Your View: Guest Column - Refuse collection department makes me a man
BY JOE WILLIFORD
I would like to thank the City of High Point Refuse Collections for making me realize that I am much more than the man I thought myself to be. Let me explain. Sometime back, I “trimmed” a crepe myrtle tree in my front yard. Previous excursions into refuse collection insured that I would meet the requirements for pickup. The “collectors” arrived at my home and as I watched them discuss the “limbs” I had placed at the curb, I decided to ask them what they were discussing. Here is what I discovered:
1. As a 65-year-old man, I do not know my own strength. I trimmed the tree (in 4-foot sections) and bundled them together. However, one 65-year-old man is exceedingly stronger than two “collectors” as they told me the bundles were too heavy. The red tag they left slated that the bundles could not exceed 50 pounds. Note that I moved the bundles 60 feet down my driveway, but they could not move them 5 feet to the back of the collection truck. (I did offer to put the bundles in the back of the truck, but not being a duly hired city employee I could not.) I subsequently loaded the bundles into the back of my truck exerting my newly found strength.
2. In conversation with the “collectors,” they told me the bundles were “too long.” Note that the limbs were cut in 4-foot lengths, but when bundling the limbs (since they don’t line up perfectly) the bundles were not exactly 4-feet or less. The “collectors” told me I needed to make the bundles more manageable. So now I have been deemed to be a member of MENSA as I can ascertain the meaning of manageable without ever discussing its meaning with the others involved. I can also exercise my newly discovered trait of clairvoyance as I must be capable of determining what others understand and are thinking without ever talking with them.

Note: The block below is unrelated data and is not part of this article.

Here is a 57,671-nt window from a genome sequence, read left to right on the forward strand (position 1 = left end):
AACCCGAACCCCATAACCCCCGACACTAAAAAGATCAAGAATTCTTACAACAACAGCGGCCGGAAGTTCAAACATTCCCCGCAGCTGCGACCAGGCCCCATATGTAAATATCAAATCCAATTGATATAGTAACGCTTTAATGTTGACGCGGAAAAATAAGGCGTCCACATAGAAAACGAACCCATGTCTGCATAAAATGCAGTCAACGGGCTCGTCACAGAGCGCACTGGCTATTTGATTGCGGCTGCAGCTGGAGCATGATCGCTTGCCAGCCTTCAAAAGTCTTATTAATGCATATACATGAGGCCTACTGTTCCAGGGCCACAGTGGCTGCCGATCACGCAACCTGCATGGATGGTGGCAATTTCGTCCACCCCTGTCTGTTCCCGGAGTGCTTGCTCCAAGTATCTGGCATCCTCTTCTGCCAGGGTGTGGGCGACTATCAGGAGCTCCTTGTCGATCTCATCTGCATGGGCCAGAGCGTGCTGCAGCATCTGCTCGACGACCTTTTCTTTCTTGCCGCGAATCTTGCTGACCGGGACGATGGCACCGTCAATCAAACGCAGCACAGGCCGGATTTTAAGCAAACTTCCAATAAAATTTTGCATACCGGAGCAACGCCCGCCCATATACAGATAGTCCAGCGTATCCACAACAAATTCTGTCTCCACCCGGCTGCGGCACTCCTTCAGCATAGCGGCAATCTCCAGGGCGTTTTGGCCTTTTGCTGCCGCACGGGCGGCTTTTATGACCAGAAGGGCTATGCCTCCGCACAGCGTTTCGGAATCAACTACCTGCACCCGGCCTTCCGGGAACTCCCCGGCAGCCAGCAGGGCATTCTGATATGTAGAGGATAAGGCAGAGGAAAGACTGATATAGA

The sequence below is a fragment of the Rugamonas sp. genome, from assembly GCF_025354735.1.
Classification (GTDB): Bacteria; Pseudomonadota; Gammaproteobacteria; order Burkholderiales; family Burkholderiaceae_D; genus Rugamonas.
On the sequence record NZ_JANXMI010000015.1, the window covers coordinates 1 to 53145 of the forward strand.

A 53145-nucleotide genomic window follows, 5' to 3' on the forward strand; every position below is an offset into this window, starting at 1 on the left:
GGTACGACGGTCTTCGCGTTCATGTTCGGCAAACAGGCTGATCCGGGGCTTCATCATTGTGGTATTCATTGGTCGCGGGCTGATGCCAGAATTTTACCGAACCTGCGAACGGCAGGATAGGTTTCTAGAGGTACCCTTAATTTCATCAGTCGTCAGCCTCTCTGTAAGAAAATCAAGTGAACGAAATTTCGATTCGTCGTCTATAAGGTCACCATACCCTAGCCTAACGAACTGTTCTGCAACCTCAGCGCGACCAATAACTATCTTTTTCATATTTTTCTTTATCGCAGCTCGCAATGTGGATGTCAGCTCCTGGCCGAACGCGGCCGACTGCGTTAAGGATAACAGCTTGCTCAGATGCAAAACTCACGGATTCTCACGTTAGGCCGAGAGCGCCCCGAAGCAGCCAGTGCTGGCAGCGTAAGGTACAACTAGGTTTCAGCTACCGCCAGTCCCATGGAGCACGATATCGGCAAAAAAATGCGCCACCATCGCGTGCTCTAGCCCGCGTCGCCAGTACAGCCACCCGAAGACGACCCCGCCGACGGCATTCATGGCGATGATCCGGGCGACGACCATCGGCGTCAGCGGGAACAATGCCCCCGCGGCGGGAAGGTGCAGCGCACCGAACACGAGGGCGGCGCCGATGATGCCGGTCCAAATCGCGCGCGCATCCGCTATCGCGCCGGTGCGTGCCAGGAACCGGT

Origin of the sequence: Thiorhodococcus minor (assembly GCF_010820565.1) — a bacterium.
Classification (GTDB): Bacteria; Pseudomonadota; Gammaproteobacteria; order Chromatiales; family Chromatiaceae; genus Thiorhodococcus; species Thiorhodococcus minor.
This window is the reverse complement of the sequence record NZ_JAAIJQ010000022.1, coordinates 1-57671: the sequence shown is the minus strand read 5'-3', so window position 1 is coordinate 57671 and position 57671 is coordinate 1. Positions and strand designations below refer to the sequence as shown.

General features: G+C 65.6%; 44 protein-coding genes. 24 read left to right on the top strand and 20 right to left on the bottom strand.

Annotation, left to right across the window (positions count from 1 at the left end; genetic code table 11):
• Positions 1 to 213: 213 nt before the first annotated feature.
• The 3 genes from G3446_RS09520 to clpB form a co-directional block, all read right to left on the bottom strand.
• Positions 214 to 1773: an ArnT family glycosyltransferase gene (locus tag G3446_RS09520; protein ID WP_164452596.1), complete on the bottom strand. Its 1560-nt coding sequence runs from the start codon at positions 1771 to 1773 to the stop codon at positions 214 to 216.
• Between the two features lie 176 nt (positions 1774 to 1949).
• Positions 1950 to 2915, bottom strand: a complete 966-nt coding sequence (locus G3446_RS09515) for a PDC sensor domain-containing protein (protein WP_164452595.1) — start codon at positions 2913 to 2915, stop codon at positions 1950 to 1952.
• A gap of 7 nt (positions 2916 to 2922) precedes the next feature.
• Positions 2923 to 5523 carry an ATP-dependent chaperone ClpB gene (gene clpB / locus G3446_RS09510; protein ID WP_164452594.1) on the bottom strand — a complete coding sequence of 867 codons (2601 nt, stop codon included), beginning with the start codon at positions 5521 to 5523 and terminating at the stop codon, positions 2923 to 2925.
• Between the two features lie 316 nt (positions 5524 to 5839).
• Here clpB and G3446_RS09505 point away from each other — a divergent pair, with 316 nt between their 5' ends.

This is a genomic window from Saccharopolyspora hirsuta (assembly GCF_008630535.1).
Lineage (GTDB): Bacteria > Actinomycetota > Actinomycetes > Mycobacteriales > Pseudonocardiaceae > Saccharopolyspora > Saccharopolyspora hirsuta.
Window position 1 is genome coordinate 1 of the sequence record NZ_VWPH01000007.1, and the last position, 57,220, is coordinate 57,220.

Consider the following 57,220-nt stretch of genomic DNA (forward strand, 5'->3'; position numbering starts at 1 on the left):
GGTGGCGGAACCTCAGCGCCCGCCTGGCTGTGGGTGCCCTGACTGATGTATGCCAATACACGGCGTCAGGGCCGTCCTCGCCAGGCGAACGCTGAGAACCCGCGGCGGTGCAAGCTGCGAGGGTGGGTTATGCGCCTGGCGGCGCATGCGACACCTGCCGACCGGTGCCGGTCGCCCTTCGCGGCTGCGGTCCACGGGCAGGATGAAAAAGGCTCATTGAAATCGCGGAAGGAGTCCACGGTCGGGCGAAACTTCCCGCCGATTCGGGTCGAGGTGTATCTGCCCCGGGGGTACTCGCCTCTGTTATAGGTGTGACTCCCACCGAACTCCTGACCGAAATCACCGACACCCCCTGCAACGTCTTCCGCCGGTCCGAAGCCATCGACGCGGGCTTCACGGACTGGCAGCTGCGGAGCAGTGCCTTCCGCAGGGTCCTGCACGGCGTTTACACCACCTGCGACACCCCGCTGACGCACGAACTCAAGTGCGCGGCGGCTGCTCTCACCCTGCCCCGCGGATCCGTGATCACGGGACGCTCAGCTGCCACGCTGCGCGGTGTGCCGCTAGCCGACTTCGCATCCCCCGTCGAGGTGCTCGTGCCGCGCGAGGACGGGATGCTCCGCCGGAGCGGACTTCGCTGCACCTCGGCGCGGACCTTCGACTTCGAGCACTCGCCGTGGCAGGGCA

3. Finally, the “collectors” donned me with the title of leadership of my street, a title that apparently is conferred, not earned. The “collectors” told me that they could not pick up the “outlaw bundles” as others on the street would see them do it and then everybody would do the same thing. I guess that I would have a line of neighbors at my “bundles” with tape measures and scales discovering that I had placed tied bundles at the street that exceeded “manageable.”
4. Finally, I must admit that my tax dollars are being well spent. Note that I pay taxes for the privilege of placing pick-up items at the curb only to have the city give me a litany of excuses and reasons that they cannot perform their function. It is my function to adhere to any and all rules they deem meets their definition of manageable.
Again, let me say thank you City of High Point Refuse Collection. My wife now realizes that she is married to a true mountain of a man. One whom the city has deemed stronger than two “collectors,” more knowledgeable than my peers as I am clairvoyant and understand the thinking of strangers, and finally for donning the mantle of street leader as if I do it everyone else on the street will follow suit. I must say she is one lucky woman!
Joe Williford lives in High Point.
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